Is disinformation during natural disasters an emerging vulnerability?

The weaponisation of information is nothing new. Foreign influence operations involving Brexit and the 2016 U.S. presidential election are recent high-profile examples of a much larger problem. The targeted use of information operations has permeated society and will only grow with time. Unfortunately, that’s not our only problem. Thanks to climate change, more natural disasters are coming, and they’re becoming more powerful and more impactful. The disaster-disinformation nexus offers unique conditions for powerful and frequent influence campaigns against communities at their most vulnerable. And while this hasn’t been a large problem yet, indicators of its coming abound.  

The rise of social media has made disinformation common

People seek stability and reliability during periods of uncertainty, and they will often take anything that looks helpful, seems to make sense, or otherwise fills a void. Absent the perfect, it seems, anything will suffice. Consequently, disinformation is common following major natural disasters. The rise of social media makes it easier for convenient – if not true – information to spread rapidly and take on a life of its own. Although the rumour and fiction that forms and spread after a natural disaster can often be harmless, there are cases where disinformation can impede rescue and relief efforts.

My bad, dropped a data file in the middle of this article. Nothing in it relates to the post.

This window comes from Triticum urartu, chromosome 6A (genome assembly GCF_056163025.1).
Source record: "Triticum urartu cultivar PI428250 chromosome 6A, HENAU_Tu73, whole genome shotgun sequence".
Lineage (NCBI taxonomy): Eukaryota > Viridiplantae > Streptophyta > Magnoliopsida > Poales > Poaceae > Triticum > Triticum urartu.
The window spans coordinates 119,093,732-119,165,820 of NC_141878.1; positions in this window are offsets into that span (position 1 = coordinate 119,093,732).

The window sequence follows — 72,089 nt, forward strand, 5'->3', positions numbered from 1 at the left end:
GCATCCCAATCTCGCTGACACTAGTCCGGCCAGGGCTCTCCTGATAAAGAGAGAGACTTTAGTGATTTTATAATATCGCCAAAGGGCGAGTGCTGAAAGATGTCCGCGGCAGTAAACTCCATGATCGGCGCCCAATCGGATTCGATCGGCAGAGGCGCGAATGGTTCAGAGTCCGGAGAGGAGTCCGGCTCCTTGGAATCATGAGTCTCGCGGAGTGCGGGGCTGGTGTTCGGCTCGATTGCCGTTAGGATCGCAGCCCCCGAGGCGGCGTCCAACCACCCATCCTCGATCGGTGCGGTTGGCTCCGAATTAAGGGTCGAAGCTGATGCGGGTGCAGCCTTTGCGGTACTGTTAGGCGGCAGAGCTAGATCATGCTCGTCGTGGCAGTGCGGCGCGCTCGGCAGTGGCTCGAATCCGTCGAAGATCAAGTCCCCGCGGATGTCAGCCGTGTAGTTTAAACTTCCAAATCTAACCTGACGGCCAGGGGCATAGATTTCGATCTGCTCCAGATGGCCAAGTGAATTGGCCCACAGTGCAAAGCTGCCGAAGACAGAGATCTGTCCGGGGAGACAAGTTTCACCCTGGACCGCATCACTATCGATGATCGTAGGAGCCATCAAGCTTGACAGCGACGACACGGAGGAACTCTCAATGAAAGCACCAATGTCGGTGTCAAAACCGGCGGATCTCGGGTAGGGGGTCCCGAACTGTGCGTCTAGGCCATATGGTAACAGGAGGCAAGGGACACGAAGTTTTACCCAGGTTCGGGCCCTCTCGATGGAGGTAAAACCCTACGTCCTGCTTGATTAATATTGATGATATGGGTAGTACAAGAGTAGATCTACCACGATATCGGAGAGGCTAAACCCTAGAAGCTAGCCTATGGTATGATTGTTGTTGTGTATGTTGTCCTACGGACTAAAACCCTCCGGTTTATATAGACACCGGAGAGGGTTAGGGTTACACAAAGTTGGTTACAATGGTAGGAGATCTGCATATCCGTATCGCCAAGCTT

Before turning to the grave, let’s consider the absurd.  

Hurricane Irma, in 2017, reportedly led to the displacement of sharks onto a Florida highway. The same story – and image – made the rounds after Hurricanes Harvey and Florence. Hurricane sharks are as common as they are false. The risk of highway sharks may not be terribly significant, especially if highways are so flooded as to be unusable. The thought of sharks on the interstate is good for a laugh – and  moment of reflection on what people will actually believe. Unfortunately, though, there is a dark side to disaster information.  

Disinformation can cost lives

False and inaccurate reports can impede rescue and relief efforts cost people their lives. This happened in the Indian state of Kerala in 2018. Fake video circulated during the flooding event interfered with rescue operations. Fake news in Mali disrupted United Nations missions, and in 2005, exaggerated reports of looting and other violence interfered with Hurricane Katrina response efforts. Preparations and planning are already being discussed for ways to counteract the growing post-disaster disinformation threat. Fake news has real-world consequences, and the stakes are about to go up. 

Historical cases of disaster-related disinformation generally have been more grassroots than from outside influence and state actors, but that’s about to change. Foreign influence operations have already been deployed to considerable effect during periods of vulnerability generally, if not disasters specifically – from elections to civil unrest. The increasing cadence of major natural disasters due to climate change could offer more opportunities for the weaponization of foreign influence, especially when communities are weakened and local institutions are strained.  

The weaponization of disinformation and foreign influence

Let’s go back to those hurricane sharks.